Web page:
A Reader and Writer needs to have a full set of skills in place to be proficient. Some of these skills are based on Language Development and some are Cognitive-learning Abilities.
These are some of the Language Skills
*Knowledge of Sentences
*Higher-level Language and Metalinguistics
Cognitive-learning Abilities that relate to Literacy are
Every child – at any age – has a profile of strengths and weaknesses in all of these areas. A student who may possess a Language-Based Learning Disability, such as Dyslexia, will have some specific areas of weakness that have impacted her development of Reading and Writing.
Your child’s combination of strengths and weaknesses in Language and Cognitive abilities leads to the Literacy Skills you see every day in your child.
These Literacy Skills include
-Decoding -Word Attack (of multi-syllable words)
-Sight Word Recall -Awareness of Context Clues
-Reading Fluency -Reading Comprehension
-Monitoring Comprehension -Critical Thinking
-Spelling (also called Encoding) -Sentence & Paragraph construction
A Kindergarten student needs to have a different balance of skills and abilities in place than a Middle School student or a High Schooler, but every student ultimately needs all of these skills (and others, as well).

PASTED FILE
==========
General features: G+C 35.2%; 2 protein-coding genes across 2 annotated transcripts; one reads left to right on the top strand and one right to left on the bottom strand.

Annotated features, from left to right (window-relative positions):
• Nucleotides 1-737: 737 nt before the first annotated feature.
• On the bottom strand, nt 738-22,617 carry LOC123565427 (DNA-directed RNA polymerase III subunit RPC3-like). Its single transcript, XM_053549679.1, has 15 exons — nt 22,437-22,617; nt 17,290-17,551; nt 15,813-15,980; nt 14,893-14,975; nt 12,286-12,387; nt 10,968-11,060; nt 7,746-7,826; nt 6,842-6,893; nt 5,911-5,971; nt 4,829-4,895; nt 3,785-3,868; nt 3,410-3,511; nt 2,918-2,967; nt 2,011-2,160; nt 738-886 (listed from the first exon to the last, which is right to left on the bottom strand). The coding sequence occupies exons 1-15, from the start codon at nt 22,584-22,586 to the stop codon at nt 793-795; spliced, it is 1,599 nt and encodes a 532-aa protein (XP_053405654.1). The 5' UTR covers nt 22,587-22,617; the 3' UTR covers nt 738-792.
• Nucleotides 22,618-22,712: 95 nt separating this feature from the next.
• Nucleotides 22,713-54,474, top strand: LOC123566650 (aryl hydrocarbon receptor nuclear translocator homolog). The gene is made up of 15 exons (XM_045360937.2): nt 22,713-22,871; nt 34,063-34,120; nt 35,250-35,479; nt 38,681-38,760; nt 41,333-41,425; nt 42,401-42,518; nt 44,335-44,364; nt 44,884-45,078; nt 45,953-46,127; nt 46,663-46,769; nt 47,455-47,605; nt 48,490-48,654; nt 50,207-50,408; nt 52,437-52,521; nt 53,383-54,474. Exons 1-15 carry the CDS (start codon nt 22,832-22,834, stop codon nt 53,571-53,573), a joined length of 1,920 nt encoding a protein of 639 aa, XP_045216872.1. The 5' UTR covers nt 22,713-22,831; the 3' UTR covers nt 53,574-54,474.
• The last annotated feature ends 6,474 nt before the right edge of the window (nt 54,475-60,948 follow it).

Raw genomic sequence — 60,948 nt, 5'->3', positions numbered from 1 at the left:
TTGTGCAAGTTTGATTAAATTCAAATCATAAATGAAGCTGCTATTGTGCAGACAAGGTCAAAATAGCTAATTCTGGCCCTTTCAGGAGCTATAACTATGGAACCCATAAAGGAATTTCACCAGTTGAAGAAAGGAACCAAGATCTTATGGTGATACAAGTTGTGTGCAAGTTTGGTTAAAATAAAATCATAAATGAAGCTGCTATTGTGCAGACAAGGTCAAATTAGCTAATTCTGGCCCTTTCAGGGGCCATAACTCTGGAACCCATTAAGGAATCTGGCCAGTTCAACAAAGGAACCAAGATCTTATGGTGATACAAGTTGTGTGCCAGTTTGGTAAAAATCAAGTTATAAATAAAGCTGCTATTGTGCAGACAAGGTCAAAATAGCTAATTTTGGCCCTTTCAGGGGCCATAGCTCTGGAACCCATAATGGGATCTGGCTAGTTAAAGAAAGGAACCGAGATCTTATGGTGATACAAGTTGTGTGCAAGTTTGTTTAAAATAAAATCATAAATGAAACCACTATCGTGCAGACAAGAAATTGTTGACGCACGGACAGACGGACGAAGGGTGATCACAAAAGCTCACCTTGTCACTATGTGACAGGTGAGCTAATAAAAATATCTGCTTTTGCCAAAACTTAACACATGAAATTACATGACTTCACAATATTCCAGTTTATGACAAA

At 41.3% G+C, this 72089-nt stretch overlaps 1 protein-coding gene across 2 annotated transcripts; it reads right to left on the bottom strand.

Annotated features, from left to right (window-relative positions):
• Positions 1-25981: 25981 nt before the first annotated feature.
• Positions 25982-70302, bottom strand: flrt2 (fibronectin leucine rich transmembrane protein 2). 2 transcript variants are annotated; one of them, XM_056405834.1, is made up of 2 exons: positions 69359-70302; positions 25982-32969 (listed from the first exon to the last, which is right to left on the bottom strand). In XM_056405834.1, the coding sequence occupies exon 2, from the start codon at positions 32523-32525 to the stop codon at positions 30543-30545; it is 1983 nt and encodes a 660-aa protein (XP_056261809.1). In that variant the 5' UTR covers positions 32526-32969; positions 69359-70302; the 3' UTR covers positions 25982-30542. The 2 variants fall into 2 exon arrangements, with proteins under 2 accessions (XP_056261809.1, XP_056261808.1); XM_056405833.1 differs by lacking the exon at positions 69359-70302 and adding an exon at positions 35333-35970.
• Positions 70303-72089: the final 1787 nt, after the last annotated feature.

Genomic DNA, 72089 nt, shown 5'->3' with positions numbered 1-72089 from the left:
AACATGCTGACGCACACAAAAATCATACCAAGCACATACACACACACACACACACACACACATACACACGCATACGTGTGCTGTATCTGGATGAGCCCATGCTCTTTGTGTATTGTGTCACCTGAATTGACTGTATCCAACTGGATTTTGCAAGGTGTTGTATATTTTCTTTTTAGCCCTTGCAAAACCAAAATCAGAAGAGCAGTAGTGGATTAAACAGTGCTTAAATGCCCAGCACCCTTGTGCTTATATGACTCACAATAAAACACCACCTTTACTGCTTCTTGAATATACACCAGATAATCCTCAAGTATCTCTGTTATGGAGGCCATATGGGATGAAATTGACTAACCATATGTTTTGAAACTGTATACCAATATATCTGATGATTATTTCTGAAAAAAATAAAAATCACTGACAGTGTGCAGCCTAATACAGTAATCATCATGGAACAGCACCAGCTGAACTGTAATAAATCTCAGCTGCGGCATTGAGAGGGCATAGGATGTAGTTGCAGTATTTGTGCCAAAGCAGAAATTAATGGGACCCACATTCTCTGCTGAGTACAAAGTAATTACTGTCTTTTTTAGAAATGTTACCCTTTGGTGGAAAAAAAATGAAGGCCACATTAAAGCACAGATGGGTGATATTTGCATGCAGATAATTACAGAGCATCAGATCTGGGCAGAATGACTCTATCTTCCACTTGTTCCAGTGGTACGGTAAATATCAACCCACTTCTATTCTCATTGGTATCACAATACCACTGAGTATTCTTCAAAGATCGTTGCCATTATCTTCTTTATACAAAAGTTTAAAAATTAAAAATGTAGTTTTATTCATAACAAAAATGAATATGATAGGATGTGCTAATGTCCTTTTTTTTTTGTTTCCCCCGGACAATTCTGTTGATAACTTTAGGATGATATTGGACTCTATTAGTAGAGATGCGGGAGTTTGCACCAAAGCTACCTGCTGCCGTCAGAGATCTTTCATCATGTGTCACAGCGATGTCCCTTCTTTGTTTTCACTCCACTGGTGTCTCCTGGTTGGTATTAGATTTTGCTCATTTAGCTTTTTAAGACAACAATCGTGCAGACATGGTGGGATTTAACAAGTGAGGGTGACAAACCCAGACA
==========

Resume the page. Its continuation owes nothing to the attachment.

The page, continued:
During the next several Blogs, we will try to address each of these Language and Cognitive-learning abilities, and how they impact Literacy. Blogs from October 29th, November 13th, and December 12th related directly to Phonological Awareness. Please refer to those dates to read more about this crucial language skill.
Determining a child’s strengths and weaknesses - in both Language and Cognitive-learning - are fundamental to clearly identifying a Language-Based Learning Disability, such as Dyslexia. Please contact us at Linguistic Foundations if you would like to speak about your child or if you would like to learn more about the assessment services we provide. Thank you very much!